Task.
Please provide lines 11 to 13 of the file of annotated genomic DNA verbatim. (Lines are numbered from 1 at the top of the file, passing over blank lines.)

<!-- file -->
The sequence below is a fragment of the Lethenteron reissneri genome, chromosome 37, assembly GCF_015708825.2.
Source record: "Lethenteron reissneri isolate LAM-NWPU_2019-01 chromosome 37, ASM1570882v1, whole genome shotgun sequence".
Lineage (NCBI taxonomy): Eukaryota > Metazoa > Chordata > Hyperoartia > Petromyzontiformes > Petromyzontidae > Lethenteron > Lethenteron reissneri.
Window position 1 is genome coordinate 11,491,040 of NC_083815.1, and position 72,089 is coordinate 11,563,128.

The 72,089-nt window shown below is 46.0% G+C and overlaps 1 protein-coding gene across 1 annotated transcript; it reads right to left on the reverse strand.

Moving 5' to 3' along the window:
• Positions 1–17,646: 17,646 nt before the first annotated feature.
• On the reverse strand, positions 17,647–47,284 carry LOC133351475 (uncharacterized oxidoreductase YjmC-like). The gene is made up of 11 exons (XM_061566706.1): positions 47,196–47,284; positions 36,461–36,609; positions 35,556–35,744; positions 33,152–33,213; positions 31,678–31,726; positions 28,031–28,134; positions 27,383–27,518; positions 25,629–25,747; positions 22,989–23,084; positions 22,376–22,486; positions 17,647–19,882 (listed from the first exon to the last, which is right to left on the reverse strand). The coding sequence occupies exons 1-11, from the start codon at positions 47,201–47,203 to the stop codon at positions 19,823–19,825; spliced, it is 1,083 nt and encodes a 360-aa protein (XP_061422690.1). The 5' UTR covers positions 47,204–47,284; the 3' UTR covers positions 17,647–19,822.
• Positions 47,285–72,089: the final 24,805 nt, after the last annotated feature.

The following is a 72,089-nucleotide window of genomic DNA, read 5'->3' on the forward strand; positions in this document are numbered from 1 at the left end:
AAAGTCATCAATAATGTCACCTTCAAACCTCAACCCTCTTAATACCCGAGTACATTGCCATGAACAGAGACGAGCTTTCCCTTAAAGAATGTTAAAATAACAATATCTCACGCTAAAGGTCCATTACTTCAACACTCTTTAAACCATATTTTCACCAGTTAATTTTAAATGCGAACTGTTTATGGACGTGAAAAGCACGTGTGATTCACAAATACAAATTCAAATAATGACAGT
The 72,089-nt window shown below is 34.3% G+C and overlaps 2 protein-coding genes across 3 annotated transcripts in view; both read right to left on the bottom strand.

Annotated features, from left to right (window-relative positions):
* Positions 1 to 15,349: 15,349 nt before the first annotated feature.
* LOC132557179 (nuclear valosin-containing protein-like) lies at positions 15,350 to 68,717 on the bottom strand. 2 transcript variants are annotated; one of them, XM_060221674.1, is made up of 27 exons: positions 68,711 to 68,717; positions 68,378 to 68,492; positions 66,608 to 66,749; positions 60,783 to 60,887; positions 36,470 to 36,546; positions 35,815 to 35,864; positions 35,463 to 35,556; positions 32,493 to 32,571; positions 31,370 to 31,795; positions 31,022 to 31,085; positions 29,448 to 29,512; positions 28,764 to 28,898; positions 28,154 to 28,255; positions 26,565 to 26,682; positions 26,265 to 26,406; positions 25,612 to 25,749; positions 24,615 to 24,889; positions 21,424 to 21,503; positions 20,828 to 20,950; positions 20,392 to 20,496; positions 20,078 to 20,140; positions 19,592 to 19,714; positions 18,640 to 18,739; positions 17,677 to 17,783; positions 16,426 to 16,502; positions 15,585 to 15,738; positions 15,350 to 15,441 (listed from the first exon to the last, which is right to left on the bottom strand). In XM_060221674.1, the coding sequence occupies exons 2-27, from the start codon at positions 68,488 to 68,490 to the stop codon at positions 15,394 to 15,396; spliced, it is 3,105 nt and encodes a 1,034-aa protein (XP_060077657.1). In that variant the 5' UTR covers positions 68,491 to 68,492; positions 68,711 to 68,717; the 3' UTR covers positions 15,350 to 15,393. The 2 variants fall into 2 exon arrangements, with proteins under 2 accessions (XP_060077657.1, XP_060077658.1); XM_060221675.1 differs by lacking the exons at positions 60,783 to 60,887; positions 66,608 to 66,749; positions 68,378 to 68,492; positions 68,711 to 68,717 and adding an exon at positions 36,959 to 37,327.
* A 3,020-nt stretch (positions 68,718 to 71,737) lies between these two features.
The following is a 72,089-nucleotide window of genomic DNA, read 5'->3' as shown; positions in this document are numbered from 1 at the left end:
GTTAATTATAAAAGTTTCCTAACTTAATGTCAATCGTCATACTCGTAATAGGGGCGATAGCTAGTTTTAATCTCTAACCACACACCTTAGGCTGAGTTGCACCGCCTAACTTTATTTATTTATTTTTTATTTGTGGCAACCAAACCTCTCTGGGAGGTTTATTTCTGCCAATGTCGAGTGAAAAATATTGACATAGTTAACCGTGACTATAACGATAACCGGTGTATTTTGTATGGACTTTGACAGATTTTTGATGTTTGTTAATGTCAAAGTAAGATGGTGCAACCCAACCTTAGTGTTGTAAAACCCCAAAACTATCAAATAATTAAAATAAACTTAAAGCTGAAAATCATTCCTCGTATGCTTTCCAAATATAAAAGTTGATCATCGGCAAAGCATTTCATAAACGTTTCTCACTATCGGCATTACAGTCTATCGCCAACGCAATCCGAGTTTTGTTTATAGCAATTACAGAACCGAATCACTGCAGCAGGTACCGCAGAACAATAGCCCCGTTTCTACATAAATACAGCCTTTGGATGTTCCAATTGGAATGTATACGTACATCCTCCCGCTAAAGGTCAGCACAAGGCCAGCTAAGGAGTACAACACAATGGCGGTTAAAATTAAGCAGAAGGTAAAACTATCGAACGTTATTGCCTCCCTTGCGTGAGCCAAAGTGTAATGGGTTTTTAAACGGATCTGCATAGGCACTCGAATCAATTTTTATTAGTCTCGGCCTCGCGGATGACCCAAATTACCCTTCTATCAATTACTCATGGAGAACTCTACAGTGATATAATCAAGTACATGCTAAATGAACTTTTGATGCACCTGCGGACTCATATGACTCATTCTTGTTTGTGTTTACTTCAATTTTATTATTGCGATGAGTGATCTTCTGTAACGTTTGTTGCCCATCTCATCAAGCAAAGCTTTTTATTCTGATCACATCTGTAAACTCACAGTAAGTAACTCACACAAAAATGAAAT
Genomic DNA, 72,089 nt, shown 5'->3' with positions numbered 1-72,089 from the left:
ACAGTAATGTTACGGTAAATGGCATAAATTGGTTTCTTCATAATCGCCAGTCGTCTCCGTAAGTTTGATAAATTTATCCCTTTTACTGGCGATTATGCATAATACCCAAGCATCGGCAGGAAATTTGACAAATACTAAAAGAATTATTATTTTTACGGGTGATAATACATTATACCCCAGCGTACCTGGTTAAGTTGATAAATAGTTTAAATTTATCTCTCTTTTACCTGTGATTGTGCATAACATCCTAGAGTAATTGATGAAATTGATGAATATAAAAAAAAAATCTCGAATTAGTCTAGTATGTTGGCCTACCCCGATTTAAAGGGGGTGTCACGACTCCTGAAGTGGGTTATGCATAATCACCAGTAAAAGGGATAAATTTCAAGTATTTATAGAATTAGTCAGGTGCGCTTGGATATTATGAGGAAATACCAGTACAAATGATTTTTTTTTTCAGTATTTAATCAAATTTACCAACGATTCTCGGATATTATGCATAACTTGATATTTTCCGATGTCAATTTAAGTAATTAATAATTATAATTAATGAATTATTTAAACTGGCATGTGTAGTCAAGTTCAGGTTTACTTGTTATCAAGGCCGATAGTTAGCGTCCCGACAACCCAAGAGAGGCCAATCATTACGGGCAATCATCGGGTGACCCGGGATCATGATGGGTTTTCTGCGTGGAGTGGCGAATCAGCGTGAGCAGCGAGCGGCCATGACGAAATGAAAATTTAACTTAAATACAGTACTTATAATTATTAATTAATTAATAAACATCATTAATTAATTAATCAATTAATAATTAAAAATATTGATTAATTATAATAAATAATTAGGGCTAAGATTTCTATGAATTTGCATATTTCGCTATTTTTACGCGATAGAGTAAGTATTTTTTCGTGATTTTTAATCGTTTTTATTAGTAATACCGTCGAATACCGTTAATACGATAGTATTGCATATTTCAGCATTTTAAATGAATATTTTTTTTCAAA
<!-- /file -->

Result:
AAAGTCATCAATAATGTCACCTTCAAACCTCAACCCTCTTAATACCCGAGTACATTGCCATGAACAGAGACGAGCTTTCCCTTAAAGAATGTTAAAATAACAATATCTCACGCTAAAGGTCCATTACTTCAACACTCTTTAAACCATATTTTCACCAGTTAATTTTAAATGCGAACTGTTTATGGACGTGAAAAGCACGTGTGATTCACAAATACAAATTCAAATAATGACAGT
The 72,089-nt window shown below is 34.3% G+C and overlaps 2 protein-coding genes across 3 annotated transcripts in view; both read right to left on the bottom strand.

Annotated features, from left to right (window-relative positions):